• Maybe, maybe not. The signals will still come through windows, through unpapered areas behind cabinets and shower stalls, etc... Even on papered walls, there's going to be leakage through light switches and electric plugs (especially if you have plastic boxes).

  • The French "classique" should be translated as "traditional".
  • by alen (225700) on Wednesday May 09, 2012 @01:25PM (#39943657)

    being from europe my mom made my dad put it up on the walls. if you want to change it you have a hellish experience ahead of removing the old wallpaper

    i will never use wall paper

    • by X0563511 (793323)

      Clearly you're not a redneck.

      I've helped tear out a wall that had at least 20 layers of wallpaper on it...

    • by azalin (67640) on Wednesday May 09, 2012 @01:54PM (#39944071)
      If it's properly applied (like using wallpaper glue and primer instead of say paper glue) just put on some remover (or even water) and the whole line pulls right of. A six year old with a ladder could probably do it. If you apply the wrong glue though, have fun.
    • by tibit (1762298)

      I agree. Imagine what fun it was to attempt to pull 30 year old straw wallpaper. It was a mat of ~1/32" diameter straw with a fine thread woven into it every few inches, to keep the straws aligned. They obviously did a good job of installing it -- the glue held very well, and somehow didn't think much of being soaked in water for hours. After suffering through removal of perhaps 50ft^2 of it, we decided enough was enough. It was easier to replace the drywall in the room. Hey -- the walls look new, and it wa

  • by davidwr (791652) on Wednesday May 09, 2012 @01:30PM (#39943731) Homepage Journal

    Churches and theaters would love it, because the FCC can't say "you can't do that" without a serious court challenge.

    • Because of lawsuits. So person goes to theatre, it blocks cell signals. they have a heart attack, try to dial 911, it doesn't go through, they die. Now arguments aside as to if that would have saved his life, there is still likely a lawsuit. He tried to call for help, couldn't because of the evil, bad, naughty, etc, etc theatre and he died of the poor dear, nwo give us $50 million dollars.

      Can't see it happening on account of that.

      It also might not be entirely without merit. If someone is having a problem fi

      • by Imrik (148191)

        Well if they don't hide the fact that you can't get a signal in the screen and seats area, you'll probably know where you have to go to get signal. This would probably save them the liability of a lawsuit and they could even bill it as a feature of their theater.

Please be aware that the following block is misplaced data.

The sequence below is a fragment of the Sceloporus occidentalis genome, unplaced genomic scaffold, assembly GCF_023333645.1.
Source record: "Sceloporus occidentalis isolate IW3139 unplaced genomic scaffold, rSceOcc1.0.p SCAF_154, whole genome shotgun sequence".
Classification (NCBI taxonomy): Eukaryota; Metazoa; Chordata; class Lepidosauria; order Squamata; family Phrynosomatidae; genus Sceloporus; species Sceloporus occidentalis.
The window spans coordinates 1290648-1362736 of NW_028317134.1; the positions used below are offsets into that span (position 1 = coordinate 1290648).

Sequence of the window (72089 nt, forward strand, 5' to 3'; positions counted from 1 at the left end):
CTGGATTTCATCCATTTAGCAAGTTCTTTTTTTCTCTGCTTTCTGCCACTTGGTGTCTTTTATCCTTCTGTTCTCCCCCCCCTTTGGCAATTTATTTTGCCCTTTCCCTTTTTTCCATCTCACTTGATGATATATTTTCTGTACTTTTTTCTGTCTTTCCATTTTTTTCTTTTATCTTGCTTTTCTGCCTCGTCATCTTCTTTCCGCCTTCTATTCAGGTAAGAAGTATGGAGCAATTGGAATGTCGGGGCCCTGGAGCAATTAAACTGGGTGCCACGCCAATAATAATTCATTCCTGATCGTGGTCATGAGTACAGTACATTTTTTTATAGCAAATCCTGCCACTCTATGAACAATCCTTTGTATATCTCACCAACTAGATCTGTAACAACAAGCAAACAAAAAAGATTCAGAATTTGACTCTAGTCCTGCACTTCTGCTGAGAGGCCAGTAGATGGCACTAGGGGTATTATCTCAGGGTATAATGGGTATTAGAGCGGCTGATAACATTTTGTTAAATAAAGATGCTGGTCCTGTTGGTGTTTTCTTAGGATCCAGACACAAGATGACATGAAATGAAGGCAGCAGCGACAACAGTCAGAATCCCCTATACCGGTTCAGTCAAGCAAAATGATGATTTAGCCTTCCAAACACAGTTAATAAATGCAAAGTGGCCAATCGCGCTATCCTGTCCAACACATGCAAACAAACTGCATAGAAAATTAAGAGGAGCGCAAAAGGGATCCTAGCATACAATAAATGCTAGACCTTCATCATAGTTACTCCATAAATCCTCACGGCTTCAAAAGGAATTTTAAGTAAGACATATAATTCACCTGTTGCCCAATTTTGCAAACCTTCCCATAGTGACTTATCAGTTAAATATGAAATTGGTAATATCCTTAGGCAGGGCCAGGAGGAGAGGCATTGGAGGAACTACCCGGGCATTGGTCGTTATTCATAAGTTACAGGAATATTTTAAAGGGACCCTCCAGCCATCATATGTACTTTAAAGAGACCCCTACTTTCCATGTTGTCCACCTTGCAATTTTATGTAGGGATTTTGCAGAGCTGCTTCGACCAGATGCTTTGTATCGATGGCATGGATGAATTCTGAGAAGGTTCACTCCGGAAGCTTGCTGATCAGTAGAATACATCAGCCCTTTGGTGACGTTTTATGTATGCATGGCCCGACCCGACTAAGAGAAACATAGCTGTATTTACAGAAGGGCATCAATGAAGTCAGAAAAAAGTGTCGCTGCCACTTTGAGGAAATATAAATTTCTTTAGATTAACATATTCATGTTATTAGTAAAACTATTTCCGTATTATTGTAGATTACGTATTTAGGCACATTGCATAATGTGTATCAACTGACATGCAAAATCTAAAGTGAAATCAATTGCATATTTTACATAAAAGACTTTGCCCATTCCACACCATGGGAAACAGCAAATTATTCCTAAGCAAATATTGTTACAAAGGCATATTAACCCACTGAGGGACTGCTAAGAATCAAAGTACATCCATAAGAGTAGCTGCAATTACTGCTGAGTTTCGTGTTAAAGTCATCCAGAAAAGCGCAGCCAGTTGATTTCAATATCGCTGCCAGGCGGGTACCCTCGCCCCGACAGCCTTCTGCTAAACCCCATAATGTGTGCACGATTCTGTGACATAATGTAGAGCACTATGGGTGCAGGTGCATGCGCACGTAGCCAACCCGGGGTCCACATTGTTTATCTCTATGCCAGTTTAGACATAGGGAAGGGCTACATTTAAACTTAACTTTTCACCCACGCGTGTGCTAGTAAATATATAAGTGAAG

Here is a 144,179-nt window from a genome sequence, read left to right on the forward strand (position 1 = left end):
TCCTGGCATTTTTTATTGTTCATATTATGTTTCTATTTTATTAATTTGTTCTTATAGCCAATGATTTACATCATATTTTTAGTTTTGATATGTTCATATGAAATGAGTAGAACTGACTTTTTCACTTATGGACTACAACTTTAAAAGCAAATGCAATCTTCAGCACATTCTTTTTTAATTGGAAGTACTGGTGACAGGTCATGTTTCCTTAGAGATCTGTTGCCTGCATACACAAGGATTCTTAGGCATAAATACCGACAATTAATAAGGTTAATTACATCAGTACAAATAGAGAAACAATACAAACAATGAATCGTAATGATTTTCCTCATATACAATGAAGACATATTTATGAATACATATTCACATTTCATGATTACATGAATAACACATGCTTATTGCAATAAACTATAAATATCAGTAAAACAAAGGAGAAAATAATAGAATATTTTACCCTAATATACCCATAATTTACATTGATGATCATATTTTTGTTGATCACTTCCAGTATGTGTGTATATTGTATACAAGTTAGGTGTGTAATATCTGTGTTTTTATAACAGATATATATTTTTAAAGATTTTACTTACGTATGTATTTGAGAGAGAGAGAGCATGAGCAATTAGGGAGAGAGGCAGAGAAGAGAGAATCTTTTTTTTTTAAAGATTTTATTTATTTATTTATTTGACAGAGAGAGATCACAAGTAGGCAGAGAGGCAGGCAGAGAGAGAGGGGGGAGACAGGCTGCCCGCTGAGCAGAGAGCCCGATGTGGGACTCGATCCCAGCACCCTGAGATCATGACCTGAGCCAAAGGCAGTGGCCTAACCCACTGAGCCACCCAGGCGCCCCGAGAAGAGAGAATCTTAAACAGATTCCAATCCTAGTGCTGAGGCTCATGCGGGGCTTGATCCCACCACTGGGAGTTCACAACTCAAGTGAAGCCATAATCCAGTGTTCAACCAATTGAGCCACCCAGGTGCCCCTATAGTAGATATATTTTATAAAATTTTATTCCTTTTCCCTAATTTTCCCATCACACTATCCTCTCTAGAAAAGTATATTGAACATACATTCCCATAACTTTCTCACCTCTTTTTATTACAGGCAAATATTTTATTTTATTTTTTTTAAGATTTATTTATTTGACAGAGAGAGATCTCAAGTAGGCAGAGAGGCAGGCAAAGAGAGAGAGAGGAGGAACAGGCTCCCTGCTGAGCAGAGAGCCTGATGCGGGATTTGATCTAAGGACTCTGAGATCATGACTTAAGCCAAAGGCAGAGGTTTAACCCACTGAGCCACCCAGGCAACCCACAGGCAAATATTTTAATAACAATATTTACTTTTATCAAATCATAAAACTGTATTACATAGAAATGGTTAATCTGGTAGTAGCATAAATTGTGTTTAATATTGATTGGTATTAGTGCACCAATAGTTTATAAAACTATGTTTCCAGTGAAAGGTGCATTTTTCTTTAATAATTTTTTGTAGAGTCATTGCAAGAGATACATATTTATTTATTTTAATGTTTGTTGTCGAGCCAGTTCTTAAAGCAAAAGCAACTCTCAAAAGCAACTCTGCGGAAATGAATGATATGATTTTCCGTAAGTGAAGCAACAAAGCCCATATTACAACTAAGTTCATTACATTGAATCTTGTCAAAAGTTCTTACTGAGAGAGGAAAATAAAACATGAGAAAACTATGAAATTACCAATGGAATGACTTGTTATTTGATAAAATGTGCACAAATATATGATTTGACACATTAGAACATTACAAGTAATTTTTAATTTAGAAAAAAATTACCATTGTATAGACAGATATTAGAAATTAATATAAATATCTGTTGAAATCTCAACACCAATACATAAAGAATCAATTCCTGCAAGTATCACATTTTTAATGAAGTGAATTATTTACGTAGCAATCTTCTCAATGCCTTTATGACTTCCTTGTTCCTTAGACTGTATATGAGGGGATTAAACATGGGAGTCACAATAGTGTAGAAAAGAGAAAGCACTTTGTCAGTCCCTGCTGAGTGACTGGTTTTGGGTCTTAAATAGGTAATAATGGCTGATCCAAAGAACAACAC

• This will not help those who claim to be allergic to WiFi signals since their problem is psychosomatic.
    • by azalin (67640)
      As long as you tell them convincingly it works, it might actually help. If the allergy is in your mind the cure is also there.
      • by Imrik (148191)

        The best part is you don't even have to pay for the expensive wallpaper, just get the regular stuff.

    • That's not true.

      These people -- whether they have a physical pathway that is known to medical science or not -- have a reaction to electromagnetic waves. This product blocks out those frequencies that they claim sensitivity to. If they feel better having bought the product, then what's the harm? You're not engaging in fraud, you are selling a product that blocks what they don't want in their house.

      • by Chris Burke (6130)

        These people -- whether they have a physical pathway that is known to medical science or not -- have a reaction to electromagnetic waves.

        No. These people are having a reaction to something, and are blaming electromagnetic waves.

        This is an important distinction. We must separate the effect from the claimed cause.

        If the problem is truly psychosomatic and the thing they're reacting to is in their own heads, then in theory if you take away their chosen bugbear (and they are aware of it) they should feel better. But then again they may not, and will just say the Wifi wallpaper doesn't work or it's one of the many frequencies the wallpaper does

        • These people -- whether they have a physical pathway that is known to medical science or not -- have a reaction to electromagnetic waves.

          No. These people are having a reaction to something, and are blaming electromagnetic waves.